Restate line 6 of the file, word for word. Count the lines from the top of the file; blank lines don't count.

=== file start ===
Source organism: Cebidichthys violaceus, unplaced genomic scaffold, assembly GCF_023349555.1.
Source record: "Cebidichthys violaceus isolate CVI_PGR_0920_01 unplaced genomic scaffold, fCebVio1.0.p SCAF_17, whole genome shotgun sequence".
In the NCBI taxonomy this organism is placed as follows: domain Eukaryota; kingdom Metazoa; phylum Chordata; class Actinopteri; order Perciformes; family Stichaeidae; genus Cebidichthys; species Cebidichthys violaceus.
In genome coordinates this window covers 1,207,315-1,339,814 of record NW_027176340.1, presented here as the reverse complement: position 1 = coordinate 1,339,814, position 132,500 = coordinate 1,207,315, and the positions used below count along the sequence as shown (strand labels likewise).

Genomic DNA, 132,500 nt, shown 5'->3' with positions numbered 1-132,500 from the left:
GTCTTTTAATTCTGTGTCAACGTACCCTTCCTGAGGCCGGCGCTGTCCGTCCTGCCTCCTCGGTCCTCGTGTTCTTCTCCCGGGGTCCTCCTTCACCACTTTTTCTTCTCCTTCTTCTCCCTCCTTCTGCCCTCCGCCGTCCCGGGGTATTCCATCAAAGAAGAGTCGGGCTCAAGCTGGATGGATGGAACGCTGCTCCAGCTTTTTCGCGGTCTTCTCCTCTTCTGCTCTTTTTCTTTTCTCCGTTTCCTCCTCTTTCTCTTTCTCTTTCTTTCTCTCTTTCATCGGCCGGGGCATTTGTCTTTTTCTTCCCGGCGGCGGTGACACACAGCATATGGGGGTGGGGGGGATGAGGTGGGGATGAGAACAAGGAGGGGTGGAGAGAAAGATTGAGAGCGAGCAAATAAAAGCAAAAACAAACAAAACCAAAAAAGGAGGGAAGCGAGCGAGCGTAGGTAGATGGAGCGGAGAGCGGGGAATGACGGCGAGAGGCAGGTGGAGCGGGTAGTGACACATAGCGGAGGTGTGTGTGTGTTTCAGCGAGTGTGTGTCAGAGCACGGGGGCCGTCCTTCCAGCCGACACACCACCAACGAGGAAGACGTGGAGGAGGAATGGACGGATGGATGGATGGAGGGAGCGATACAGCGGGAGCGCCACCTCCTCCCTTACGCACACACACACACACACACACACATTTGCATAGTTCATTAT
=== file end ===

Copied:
GTCTTTTAATTCTGTGTCAACGTACCCTTCCTGAGGCCGGCGCTGTCCGTCCTGCCTCCTCGGTCCTCGTGTTCTTCTCCCGGGGTCCTCCTTCACCACTTTTTCTTCTCCTTCTTCTCCCTCCTTCTGCCCTCCGCCGTCCCGGGGTATTCCATCAAAGAAGAGTCGGGCTCAAGCTGGATGGATGGAACGCTGCTCCAGCTTTTTCGCGGTCTTCTCCTCTTCTGCTCTTTTTCTTTTCTCCGTTTCCTCCTCTTTCTCTTTCTCTTTCTTTCTCTCTTTCATCGGCCGGGGCATTTGTCTTTTTCTTCCCGGCGGCGGTGACACACAGCATATGGGGGTGGGGGGGATGAGGTGGGGATGAGAACAAGGAGGGGTGGAGAGAAAGATTGAGAGCGAGCAAATAAAAGCAAAAACAAACAAAACCAAAAAAGGAGGGAAGCGAGCGAGCGTAGGTAGATGGAGCGGAGAGCGGGGAATGACGGCGAGAGGCAGGTGGAGCGGGTAGTGACACATAGCGGAGGTGTGTGTGTGTTTCAGCGAGTGTGTGTCAGAGCACGGGGGCCGTCCTTCCAGCCGACACACCACCAACGAGGAAGACGTGGAGGAGGAATGGACGGATGGATGGATGGAGGGAGCGATACAGCGGGAGCGCCACCTCCTCCCTTACGCACACACACACACACACACACACATTTGCATAGTTCATTAT